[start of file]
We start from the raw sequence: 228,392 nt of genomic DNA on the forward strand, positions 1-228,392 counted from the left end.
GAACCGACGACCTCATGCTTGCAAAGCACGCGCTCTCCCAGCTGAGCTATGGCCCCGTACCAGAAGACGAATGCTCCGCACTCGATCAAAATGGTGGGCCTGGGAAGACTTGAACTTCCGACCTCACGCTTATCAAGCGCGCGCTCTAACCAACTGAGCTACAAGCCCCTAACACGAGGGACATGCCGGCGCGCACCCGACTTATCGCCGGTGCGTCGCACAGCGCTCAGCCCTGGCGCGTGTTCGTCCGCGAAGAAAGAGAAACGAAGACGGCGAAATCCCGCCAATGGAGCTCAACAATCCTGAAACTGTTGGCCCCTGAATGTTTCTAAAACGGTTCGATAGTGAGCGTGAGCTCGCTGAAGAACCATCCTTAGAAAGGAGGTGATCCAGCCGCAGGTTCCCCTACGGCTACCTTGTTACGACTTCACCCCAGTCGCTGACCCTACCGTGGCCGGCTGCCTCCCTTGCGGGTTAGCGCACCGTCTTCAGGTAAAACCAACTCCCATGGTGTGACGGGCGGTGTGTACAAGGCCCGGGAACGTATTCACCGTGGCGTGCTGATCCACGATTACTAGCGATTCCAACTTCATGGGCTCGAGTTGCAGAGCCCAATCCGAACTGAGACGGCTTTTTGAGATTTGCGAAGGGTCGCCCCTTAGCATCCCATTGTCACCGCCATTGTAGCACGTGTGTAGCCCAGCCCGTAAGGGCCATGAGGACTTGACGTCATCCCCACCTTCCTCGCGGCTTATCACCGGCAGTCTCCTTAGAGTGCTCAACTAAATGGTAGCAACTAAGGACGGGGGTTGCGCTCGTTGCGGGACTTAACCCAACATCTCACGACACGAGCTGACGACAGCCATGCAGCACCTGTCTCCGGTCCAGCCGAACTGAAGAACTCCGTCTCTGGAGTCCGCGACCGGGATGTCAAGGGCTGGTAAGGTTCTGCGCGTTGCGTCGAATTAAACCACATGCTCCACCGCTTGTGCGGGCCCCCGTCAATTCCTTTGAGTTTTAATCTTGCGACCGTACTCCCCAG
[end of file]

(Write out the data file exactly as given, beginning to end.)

We start from the raw sequence: 228,392 nt of genomic DNA on the forward strand, positions 1-228,392 counted from the left end.
GAACCGACGACCTCATGCTTGCAAAGCACGCGCTCTCCCAGCTGAGCTATGGCCCCGTACCAGAAGACGAATGCTCCGCACTCGATCAAAATGGTGGGCCTGGGAAGACTTGAACTTCCGACCTCACGCTTATCAAGCGCGCGCTCTAACCAACTGAGCTACAAGCCCCTAACACGAGGGACATGCCGGCGCGCACCCGACTTATCGCCGGTGCGTCGCACAGCGCTCAGCCCTGGCGCGTGTTCGTCCGCGAAGAAAGAGAAACGAAGACGGCGAAATCCCGCCAATGGAGCTCAACAATCCTGAAACTGTTGGCCCCTGAATGTTTCTAAAACGGTTCGATAGTGAGCGTGAGCTCGCTGAAGAACCATCCTTAGAAAGGAGGTGATCCAGCCGCAGGTTCCCCTACGGCTACCTTGTTACGACTTCACCCCAGTCGCTGACCCTACCGTGGCCGGCTGCCTCCCTTGCGGGTTAGCGCACCGTCTTCAGGTAAAACCAACTCCCATGGTGTGACGGGCGGTGTGTACAAGGCCCGGGAACGTATTCACCGTGGCGTGCTGATCCACGATTACTAGCGATTCCAACTTCATGGGCTCGAGTTGCAGAGCCCAATCCGAACTGAGACGGCTTTTTGAGATTTGCGAAGGGTCGCCCCTTAGCATCCCATTGTCACCGCCATTGTAGCACGTGTGTAGCCCAGCCCGTAAGGGCCATGAGGACTTGACGTCATCCCCACCTTCCTCGCGGCTTATCACCGGCAGTCTCCTTAGAGTGCTCAACTAAATGGTAGCAACTAAGGACGGGGGTTGCGCTCGTTGCGGGACTTAACCCAACATCTCACGACACGAGCTGACGACAGCCATGCAGCACCTGTCTCCGGTCCAGCCGAACTGAAGAACTCCGTCTCTGGAGTCCGCGACCGGGATGTCAAGGGCTGGTAAGGTTCTGCGCGTTGCGTCGAATTAAACCACATGCTCCACCGCTTGTGCGGGCCCCCGTCAATTCCTTTGAGTTTTAATCTTGCGACCGTACTCCCCAG